Kenyon Cox was an American painter, illustrator, muralist, writer, and teacher. Cox was an influential and important early instructor at the Art Students League of New York. He was the designer of the League's logo, whose motto is Nulla Dies Sine Linea or No Day Without a Line.
He was born in Warren, Ohio, the son of Jacob Dolson Cox and Helen Finney Cox. As a young adult, Cox studied art at Cincinnati's Art Academy of Cincinnati (formerly known as the McMicken School of Art), but soon became aware of the lack of opportunity and artistic presence in Cincinnati. After visiting the Centennial Exposition in Philadelphia, Kenyon decided that Philadelphia and the art academy there had much more to offer him than Cincinnati did. Kenyon enrolled in the Pennsylvania Academy of Fine Arts hoping to receive better instruction and eventually secure for himself a way to study in Europe.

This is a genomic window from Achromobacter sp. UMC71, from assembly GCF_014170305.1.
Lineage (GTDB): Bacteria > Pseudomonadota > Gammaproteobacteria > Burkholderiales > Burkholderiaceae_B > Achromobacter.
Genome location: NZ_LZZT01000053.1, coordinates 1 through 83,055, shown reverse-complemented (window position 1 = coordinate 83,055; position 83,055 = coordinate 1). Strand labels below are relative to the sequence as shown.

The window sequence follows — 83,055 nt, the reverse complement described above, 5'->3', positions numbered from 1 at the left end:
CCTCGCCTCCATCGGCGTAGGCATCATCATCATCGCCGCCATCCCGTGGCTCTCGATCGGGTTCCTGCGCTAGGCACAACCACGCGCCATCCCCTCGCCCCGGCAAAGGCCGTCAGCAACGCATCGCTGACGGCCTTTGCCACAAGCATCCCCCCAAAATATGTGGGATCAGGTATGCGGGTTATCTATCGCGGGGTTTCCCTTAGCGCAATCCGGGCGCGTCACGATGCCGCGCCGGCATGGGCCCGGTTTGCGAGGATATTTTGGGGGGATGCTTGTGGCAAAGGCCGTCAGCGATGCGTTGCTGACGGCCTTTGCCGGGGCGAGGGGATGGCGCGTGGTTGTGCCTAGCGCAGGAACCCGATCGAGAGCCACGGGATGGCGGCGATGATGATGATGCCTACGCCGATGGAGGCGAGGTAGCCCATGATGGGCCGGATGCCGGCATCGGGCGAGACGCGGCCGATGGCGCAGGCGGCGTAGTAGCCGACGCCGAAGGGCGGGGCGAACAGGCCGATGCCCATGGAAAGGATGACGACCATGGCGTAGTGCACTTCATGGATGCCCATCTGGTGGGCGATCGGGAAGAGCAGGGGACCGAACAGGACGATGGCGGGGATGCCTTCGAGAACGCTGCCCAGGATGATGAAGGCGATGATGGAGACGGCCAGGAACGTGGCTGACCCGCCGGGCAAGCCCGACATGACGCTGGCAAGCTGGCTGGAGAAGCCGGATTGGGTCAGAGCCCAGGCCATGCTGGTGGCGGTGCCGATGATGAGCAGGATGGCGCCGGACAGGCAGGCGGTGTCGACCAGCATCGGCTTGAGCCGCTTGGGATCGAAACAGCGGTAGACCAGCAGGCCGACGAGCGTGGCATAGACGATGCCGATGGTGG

Cox's art was very different from the cubist, neo-impressionist, fauvist, expressionist and modernist styles that emerged during his lifetime. He advocated careful drawing and modulated color, and he frequently used allegory and symbolism to present his ideas. Kenyon Cox painted in the realistic manner and earned a reputation for landscapes, portraits and genre studies. His idealized nudes and traditional treatment of classical themes had little in common with the popular avant-garde art of the day.